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 EDC Exchange for Local and Tribal Agencies: EDC-3’s Road Diets
April 9, 2015 from 1:00 pm to 3:00 pm Central Standard Time
Four-lane undivided highways have a history of relatively high crash rates as traffic volumes increase and as the inside lane is shared by
higher-speed through traffic and slowing-or-stopping left-turning vehicles. These types of roadways can experience the following crash
types as traffic volumes increase, including:
 Rear-end and sideswipe crashes caused by speed differential between vehicles;
 Sideswipe crashes caused by frequent and sudden lane changing between two through lanes;
 Rear-end crashes caused by left-turning vehicles stopped in the inside travel lane;
 Left-turn crashes caused by left-turning motorists who feel pressure and make a poor gap judgment to depart the through lane
 Angle crashes caused by side street traffic crossing four lanes to cross an intersection, or turning left across two lanes;
 Bicycle crashes due to a lack of available space for bicyclists to ride comfortably; and
 Pedestrian crashes due to the high number of lanes for pedestrians to cross with no refuge.
One option for addressing this safety concern is a Road Diet. The most common Road Diet configuration converts an existing four-lane
undivided roadway segment to a three-lane segment consisting of two through lanes and a center two-way left-turn lane (TWLTL). The
reduction of lanes allows the roadway cross section to be reallocated for other uses such as bike lanes, pedestrian refuge islands, transit
stops, or parking.
A Road Diet can be a low-cost safety solution because it can usually be installed within the existing cross section of the roadway, and in
many cases only pavement marking modifications are required to make the change. In other cases, the Road Diet may be planned in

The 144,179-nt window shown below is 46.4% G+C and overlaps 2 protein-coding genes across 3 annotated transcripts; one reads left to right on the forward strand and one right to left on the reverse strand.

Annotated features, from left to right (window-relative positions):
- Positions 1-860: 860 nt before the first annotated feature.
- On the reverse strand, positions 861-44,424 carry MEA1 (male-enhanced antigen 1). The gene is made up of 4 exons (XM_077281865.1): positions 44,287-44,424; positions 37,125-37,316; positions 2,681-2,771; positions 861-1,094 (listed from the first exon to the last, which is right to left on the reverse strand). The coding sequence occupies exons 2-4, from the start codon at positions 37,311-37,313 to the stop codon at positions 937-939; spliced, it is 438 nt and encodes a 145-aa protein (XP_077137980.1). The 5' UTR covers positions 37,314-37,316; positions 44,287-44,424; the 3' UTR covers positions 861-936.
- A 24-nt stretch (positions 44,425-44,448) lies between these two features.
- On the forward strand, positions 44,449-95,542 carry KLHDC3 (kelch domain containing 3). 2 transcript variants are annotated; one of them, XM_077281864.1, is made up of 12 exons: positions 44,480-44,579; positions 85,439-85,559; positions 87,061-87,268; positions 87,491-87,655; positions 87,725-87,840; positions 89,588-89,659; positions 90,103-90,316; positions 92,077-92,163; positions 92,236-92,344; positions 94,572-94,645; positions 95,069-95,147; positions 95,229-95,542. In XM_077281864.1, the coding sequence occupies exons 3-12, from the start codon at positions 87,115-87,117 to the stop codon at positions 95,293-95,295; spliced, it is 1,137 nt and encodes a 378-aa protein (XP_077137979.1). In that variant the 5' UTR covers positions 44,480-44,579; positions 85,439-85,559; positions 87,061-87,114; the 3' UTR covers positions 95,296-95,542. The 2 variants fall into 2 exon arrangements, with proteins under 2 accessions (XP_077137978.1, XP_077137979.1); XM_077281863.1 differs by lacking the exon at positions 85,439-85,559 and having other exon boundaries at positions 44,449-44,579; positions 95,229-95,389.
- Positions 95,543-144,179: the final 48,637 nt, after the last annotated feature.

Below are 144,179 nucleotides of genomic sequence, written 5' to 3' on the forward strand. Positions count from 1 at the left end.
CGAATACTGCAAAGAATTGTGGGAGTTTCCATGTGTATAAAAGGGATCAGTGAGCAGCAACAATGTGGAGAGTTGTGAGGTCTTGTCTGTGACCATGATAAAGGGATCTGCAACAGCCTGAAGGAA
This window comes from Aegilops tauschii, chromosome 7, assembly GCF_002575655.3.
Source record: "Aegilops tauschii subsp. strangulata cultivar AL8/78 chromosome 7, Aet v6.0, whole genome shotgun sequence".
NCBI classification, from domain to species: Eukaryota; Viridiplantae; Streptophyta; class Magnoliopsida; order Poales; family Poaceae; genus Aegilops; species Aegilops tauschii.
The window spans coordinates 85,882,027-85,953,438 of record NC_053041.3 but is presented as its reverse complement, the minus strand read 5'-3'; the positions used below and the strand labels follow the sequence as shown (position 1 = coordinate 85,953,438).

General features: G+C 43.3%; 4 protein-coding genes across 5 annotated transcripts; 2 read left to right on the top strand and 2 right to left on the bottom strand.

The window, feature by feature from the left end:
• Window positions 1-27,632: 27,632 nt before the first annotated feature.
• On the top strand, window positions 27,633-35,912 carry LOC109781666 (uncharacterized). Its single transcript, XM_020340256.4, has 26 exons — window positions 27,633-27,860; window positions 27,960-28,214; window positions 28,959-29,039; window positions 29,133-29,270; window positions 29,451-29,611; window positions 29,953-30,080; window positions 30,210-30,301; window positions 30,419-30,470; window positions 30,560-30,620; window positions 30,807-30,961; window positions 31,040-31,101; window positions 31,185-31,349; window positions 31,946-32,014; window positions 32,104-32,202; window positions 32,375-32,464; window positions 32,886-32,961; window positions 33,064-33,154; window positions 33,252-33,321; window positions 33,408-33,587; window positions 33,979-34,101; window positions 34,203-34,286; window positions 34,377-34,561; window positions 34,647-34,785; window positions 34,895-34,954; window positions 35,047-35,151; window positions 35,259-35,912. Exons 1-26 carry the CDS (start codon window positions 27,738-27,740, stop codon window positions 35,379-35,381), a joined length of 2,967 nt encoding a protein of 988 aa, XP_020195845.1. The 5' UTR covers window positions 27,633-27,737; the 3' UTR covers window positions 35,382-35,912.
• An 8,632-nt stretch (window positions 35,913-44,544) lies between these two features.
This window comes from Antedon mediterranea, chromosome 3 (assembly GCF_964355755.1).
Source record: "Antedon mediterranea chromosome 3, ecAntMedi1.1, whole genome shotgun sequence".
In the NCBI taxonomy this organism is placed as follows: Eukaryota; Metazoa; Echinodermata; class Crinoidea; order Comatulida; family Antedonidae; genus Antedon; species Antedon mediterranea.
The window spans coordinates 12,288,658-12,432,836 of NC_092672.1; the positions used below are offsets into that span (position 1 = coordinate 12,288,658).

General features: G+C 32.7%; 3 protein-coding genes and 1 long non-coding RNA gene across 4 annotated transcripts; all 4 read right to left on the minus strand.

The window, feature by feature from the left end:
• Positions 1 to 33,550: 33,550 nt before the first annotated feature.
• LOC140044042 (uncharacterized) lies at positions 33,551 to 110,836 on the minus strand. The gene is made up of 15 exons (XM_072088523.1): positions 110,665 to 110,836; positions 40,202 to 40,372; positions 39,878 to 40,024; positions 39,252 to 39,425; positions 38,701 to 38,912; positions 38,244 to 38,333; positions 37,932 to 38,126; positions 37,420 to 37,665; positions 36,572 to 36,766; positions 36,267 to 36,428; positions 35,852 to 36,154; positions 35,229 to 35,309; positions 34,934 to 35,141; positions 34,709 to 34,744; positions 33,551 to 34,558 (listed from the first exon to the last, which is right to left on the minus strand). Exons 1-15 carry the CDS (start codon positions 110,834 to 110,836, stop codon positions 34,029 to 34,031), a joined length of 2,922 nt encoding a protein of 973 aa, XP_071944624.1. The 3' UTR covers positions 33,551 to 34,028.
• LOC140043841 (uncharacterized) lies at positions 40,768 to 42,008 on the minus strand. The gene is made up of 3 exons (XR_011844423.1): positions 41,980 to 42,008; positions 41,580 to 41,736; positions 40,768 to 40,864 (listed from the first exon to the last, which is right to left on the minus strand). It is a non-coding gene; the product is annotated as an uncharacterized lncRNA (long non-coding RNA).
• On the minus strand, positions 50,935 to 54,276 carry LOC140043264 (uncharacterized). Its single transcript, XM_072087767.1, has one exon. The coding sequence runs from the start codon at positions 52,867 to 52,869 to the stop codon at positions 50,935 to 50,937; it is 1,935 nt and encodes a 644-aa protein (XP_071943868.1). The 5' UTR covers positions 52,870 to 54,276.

conjunction with reconstruction or simple overlay projects, and the change in cross section allocation can be incorporated at no additional
Geometric and operational design features should be considered during the design of a Road Diet. Intersection turn lanes, traffic volume,
signing, pavement markings, driveway density, transit routes and stops, and pedestrian and bicyclist facilities should be carefully
considered and appropriately applied during the reconfiguration for appropriate Road Diet implementation. As with any roadway treatment,
determining whether a Road Diet is the most appropriate alternative in a given situation requires data analysis and engineering judgment.
Once installed, it is important to monitor the safety and operational effects of the corridor, and to make changes as necessary to maintain
acceptable traffic flow and safety performance for all road users. Evaluation of Road Diets will provide practitioners the information needed
to continue implementing reconfiguration projects in their jurisdictions.
Hosted by the FHWA, the Alabama Local Technical Assistance Center Program and the Alabama Department of Transportation at these locations: Central Office, Conference Room 8
1409 Coliseum Boulevard
Montgomery, AL 36130-3050
North Region-Guntersville Area
(Previously 1st Division), Auditorium
23445 Highway 431 North, Guntersville, AL
Second Division
295 Highway 20, East
Tuscumbia, AL 35674
Southwest Region-Mobile
1701 North Beltline Highway
Mobile, Alabama 36618
Two Perimeter Park South, Suite 500 East,
Birmingham, AL 35243; (205) 940-6420
Register online:‐education/online‐orders.html PLEASE CONTACT LARRY SELLERS or GARRY HAVRON WITH ANY QUESTIONS: Office 334‐844‐4370; Direct Line 334‐844‐5714; Toll‐free 800‐446‐0382